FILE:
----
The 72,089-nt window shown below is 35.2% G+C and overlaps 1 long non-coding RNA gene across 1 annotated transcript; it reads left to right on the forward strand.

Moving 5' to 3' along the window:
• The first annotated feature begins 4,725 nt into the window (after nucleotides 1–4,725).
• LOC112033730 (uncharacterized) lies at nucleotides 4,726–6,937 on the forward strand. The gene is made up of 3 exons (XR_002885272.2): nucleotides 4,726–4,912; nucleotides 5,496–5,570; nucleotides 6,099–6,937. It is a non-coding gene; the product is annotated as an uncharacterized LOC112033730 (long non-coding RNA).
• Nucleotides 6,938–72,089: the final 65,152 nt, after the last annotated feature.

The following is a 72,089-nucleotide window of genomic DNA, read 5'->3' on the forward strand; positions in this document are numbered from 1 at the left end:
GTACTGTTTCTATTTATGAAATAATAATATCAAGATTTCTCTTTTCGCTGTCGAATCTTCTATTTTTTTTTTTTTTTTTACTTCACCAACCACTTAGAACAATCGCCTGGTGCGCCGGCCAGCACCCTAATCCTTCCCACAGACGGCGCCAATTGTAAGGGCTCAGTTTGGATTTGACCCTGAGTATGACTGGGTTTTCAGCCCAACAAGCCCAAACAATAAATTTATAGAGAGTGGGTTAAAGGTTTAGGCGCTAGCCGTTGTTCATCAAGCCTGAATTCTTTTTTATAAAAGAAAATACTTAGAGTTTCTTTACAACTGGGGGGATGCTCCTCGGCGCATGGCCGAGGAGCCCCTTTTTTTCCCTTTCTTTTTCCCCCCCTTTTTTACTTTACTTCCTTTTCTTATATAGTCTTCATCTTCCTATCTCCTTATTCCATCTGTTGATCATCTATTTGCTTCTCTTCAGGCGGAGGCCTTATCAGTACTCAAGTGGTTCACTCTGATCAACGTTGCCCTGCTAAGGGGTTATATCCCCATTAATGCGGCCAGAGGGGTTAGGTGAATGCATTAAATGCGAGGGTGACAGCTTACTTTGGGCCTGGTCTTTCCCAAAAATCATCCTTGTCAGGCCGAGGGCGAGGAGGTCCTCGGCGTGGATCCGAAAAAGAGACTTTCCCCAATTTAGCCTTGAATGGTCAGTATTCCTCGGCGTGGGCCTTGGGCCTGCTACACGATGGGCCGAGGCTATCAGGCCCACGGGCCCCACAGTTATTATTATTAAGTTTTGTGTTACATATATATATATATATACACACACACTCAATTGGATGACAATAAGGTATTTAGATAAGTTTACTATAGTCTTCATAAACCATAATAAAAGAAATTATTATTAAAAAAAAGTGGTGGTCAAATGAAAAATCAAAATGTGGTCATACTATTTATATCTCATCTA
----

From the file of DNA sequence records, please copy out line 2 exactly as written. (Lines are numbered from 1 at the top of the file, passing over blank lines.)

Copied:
Moving 5' to 3' along the window: